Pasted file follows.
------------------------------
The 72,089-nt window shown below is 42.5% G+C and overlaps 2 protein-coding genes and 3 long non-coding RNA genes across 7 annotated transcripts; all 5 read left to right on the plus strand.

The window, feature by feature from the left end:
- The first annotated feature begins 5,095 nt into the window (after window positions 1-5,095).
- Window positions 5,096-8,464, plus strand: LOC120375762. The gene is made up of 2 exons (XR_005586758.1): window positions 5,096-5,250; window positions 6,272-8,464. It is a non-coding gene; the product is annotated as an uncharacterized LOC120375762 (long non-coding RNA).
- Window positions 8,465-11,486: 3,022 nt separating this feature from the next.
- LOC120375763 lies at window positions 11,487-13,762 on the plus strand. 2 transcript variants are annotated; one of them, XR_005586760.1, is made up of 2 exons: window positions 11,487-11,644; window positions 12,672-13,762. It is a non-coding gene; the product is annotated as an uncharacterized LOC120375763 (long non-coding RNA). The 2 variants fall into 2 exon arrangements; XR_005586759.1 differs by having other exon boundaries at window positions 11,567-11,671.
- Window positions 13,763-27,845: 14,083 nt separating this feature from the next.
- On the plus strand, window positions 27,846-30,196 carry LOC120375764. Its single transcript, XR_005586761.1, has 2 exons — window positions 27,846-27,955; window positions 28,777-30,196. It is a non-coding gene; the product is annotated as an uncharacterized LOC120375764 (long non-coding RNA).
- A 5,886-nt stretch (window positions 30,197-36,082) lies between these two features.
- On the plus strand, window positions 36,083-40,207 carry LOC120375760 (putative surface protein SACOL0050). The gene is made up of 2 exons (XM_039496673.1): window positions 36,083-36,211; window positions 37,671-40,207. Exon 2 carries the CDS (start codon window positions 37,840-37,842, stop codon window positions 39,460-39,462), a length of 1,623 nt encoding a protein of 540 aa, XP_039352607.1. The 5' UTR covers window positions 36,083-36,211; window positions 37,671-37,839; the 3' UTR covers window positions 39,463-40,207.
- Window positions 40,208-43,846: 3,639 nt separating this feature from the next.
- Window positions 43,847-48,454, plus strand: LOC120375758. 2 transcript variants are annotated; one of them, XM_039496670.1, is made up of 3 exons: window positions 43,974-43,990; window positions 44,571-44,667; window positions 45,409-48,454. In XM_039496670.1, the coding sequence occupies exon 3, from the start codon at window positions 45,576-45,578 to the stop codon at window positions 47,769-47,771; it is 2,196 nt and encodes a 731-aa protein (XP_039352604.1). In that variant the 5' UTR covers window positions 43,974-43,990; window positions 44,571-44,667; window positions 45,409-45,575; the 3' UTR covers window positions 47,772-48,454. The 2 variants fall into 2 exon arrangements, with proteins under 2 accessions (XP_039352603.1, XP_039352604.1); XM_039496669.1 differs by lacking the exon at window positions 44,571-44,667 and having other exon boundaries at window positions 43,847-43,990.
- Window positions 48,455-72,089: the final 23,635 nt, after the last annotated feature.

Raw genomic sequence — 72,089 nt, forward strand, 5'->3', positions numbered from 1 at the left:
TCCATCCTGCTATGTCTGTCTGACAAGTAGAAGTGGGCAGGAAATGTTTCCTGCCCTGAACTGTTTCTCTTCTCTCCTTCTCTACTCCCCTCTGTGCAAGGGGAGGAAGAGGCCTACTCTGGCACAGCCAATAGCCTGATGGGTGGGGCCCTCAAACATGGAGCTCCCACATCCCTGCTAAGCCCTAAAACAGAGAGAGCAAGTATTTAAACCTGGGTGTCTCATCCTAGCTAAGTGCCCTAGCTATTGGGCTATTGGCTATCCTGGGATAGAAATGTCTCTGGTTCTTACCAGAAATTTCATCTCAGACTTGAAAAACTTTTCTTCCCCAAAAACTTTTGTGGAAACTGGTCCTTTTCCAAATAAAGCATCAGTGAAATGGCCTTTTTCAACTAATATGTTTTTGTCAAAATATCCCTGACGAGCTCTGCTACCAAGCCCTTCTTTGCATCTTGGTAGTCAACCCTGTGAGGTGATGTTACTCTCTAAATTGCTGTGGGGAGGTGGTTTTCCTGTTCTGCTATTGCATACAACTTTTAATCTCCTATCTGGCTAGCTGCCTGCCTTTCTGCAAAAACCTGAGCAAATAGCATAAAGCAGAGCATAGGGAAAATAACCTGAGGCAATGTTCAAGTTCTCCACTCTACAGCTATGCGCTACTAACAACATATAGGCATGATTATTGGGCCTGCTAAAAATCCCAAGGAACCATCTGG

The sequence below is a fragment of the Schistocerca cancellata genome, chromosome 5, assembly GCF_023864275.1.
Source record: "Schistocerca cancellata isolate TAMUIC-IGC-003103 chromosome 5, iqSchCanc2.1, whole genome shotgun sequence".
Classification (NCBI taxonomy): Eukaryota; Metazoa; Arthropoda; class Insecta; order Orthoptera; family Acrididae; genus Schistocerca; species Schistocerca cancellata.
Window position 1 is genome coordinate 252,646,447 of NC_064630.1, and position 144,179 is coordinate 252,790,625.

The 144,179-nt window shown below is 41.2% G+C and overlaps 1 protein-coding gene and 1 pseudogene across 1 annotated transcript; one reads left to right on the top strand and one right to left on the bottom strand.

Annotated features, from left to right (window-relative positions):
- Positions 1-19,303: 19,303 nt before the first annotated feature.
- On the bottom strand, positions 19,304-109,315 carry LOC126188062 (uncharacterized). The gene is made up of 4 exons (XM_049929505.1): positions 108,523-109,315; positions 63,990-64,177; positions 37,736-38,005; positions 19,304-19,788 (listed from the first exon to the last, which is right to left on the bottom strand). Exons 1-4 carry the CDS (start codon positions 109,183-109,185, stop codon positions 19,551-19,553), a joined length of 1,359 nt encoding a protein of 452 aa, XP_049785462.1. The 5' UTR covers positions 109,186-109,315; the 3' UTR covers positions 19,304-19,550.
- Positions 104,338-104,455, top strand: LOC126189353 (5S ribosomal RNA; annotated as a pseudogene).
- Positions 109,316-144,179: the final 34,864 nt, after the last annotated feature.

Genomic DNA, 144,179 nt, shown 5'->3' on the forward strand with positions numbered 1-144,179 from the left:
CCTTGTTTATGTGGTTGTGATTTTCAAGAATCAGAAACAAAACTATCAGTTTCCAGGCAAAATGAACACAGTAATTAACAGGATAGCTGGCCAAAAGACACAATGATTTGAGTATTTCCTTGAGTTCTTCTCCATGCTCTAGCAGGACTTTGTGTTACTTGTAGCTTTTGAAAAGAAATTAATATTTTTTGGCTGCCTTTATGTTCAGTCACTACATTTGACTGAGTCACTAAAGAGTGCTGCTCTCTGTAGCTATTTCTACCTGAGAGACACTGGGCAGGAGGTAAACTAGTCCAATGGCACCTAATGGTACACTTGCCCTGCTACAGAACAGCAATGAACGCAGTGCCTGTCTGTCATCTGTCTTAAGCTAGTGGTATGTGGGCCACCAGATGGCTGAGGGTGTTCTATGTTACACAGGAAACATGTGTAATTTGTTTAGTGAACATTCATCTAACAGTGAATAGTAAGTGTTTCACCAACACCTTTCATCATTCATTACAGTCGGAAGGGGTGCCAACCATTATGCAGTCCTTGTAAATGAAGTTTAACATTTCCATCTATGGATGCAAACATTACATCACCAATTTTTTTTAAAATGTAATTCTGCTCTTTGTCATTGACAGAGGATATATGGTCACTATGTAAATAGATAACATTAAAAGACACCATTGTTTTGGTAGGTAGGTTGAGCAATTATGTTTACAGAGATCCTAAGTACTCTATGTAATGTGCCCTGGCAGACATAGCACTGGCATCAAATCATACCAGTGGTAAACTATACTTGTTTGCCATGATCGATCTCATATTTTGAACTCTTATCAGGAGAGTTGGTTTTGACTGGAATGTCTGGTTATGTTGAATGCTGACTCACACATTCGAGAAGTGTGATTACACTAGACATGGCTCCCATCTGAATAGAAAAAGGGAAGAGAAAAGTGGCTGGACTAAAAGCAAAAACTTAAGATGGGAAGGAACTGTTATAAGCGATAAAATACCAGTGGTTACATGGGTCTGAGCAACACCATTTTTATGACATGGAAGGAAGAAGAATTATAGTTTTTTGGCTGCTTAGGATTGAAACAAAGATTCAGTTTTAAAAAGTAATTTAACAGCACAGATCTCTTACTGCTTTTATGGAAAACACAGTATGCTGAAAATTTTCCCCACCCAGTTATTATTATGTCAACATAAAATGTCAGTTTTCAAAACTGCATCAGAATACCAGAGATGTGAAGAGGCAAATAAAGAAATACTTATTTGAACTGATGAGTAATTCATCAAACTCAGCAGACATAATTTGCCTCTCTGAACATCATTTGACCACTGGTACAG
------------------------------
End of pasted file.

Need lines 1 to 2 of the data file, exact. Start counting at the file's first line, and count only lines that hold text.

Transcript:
The 72,089-nt window shown below is 42.5% G+C and overlaps 2 protein-coding genes and 3 long non-coding RNA genes across 7 annotated transcripts; all 5 read left to right on the plus strand.

The window, feature by feature from the left end: